The first tournament in Lífland’s Youth Champions League will be held on Sunday, 7 February, at 12 noon UTC. A limited number of spectators will be permitted to enter the TM arena in Reykjavík where the competition takes place but it will also be broadcast by live streaming on Alendis TV (with narrations in Icelandic only).
“We actually start in January with all kinds of educational and practical presentations,” says Hilda Karen Garðarsdóttir, a board member of Lífland’s Youth Champions League. It is now being held for the fifth time. “This year we had a presentation about how to succeed in sports and in life to mentally prepare the contestants.”
There are 11 teams in the league with four 13-18-year-old riders on each team. The competition kicks off with V1 fourgait in the first tournament on 7 February. The following tournaments will take place every other Sunday until 11 April. The other disciplines are F1 fivegait, gæðinga dressage, T1 tölt, T2 loose rein tölt and PP1 pace test.
“In other competitions, teenagers and young adults of this age rarely compete solo. This demands more of them as athletes,” explains Hilda, elaborating: “It is more common to have three riders together inside the arena at the same time which is a simpler form of competition. It is controlled by a narrator and the riders don’t have to arrange their own shows or make sure that the gaits are changed in the right places. Now the riders get the chance to arrange their own show, which is kind of an adult thing to do.”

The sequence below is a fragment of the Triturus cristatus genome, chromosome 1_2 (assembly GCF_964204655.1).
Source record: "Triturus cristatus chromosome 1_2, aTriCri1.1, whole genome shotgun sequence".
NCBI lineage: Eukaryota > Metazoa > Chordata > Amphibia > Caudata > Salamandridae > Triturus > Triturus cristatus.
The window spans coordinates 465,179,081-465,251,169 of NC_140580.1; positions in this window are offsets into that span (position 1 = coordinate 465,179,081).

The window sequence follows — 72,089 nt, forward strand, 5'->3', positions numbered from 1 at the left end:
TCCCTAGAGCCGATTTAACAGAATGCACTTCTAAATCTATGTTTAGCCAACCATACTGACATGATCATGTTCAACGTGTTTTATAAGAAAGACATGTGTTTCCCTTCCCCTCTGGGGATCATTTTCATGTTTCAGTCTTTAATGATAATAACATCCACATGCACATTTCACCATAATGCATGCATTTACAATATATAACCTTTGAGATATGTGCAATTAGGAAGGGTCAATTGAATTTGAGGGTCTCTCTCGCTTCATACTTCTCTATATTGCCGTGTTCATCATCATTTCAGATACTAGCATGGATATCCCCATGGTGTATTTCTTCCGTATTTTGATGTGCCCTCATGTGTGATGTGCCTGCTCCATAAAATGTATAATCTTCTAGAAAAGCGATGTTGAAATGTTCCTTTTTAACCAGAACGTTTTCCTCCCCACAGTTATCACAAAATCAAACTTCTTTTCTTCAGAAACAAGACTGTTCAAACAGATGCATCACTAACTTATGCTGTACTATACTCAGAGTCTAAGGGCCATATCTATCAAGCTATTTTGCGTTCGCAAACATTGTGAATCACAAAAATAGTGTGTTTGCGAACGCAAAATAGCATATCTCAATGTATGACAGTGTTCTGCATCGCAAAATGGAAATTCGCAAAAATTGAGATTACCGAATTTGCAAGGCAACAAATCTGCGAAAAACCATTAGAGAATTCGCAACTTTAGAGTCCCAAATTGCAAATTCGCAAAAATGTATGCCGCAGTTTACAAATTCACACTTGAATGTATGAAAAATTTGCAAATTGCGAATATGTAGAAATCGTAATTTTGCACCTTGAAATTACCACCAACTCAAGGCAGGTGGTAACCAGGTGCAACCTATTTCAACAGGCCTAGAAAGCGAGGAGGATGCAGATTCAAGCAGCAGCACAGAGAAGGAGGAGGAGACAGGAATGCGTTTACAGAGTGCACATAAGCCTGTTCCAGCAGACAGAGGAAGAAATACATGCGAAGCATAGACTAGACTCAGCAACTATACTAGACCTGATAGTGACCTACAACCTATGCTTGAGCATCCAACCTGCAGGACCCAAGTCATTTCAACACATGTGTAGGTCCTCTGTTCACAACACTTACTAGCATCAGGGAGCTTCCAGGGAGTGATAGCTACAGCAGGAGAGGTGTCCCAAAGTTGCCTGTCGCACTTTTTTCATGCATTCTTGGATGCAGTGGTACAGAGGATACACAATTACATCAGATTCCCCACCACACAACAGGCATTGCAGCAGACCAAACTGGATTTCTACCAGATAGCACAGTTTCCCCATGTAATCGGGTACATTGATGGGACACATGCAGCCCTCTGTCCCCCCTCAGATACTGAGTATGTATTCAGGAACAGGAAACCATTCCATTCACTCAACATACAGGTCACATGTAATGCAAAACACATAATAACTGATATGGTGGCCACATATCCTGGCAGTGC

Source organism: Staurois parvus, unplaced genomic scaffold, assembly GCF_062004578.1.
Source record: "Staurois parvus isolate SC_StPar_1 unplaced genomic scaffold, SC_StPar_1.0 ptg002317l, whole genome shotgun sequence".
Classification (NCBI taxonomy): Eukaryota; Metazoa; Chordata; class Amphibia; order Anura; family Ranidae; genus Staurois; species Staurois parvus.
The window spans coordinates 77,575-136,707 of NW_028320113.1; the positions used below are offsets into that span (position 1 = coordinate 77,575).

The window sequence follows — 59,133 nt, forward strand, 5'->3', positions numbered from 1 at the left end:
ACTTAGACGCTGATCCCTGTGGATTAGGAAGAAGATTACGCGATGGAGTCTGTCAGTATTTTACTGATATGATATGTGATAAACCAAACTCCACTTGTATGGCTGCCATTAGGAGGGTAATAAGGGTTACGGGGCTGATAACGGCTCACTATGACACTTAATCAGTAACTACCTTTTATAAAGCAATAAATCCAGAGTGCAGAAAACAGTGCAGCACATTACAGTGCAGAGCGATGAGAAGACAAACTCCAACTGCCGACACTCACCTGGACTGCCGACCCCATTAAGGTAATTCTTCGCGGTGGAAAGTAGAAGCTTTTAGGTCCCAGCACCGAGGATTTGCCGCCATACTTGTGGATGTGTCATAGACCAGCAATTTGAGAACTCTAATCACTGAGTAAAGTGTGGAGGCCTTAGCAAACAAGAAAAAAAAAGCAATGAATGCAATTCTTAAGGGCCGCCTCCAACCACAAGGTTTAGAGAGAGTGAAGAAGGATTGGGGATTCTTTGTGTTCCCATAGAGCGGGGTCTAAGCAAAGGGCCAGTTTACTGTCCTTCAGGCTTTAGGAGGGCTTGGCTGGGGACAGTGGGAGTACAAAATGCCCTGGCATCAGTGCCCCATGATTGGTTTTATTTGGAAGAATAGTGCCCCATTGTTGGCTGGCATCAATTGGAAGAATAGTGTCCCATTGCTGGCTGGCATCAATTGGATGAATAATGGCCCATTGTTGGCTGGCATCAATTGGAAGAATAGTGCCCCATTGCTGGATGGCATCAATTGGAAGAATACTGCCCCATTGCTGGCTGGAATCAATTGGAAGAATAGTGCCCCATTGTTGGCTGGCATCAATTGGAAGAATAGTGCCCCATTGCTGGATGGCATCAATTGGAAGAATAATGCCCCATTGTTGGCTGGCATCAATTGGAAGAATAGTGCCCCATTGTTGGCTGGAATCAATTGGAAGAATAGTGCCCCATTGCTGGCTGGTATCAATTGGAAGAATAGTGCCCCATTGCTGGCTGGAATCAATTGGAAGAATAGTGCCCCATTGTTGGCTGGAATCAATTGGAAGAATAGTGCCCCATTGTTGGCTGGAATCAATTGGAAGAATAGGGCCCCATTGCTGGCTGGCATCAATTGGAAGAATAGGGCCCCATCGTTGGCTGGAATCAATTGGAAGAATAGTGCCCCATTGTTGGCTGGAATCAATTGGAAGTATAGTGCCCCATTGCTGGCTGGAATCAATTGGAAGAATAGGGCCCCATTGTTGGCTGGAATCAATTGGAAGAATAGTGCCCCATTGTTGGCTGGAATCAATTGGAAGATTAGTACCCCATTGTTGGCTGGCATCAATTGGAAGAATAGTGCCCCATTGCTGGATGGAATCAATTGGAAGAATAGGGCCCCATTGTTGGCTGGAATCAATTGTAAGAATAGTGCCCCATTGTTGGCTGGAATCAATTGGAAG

Hilda says that before Lífland’s Youth Champions League was established in 2017, very few tournaments were held with this arrangement for teenagers and young adults. Therefore, young riders often had little experience with arranging their own shows when they travelled abroad for international competitions.
Young riders are very excited about competing in Lífland’s Youth Champions League. “It is a new opportunity for them. Many of them wait impatiently for turning 13 so that they can compete under this arrangement. We on the board witness great progress. We follow the young riders throughout the season and observe how they grow in capability and competence.”
For the first time this year, it will be possible to watch Lífland’s Youth Champions League at home through streaming by Alendis TV. “It is also valuable for the kids to be able to use the footage for watching their own shows and review them with their coaches and teammates,” Hilda points out. “And it’s fun for spectators in Iceland and abroad to see what teens are doing in equestrian sports in Iceland.”
Go to alendis.tv if you’d like to buy access to the streaming.
Text: Eygló Svala Arnarsdóttir. Photos: Ólafur Ingi Ólafsson.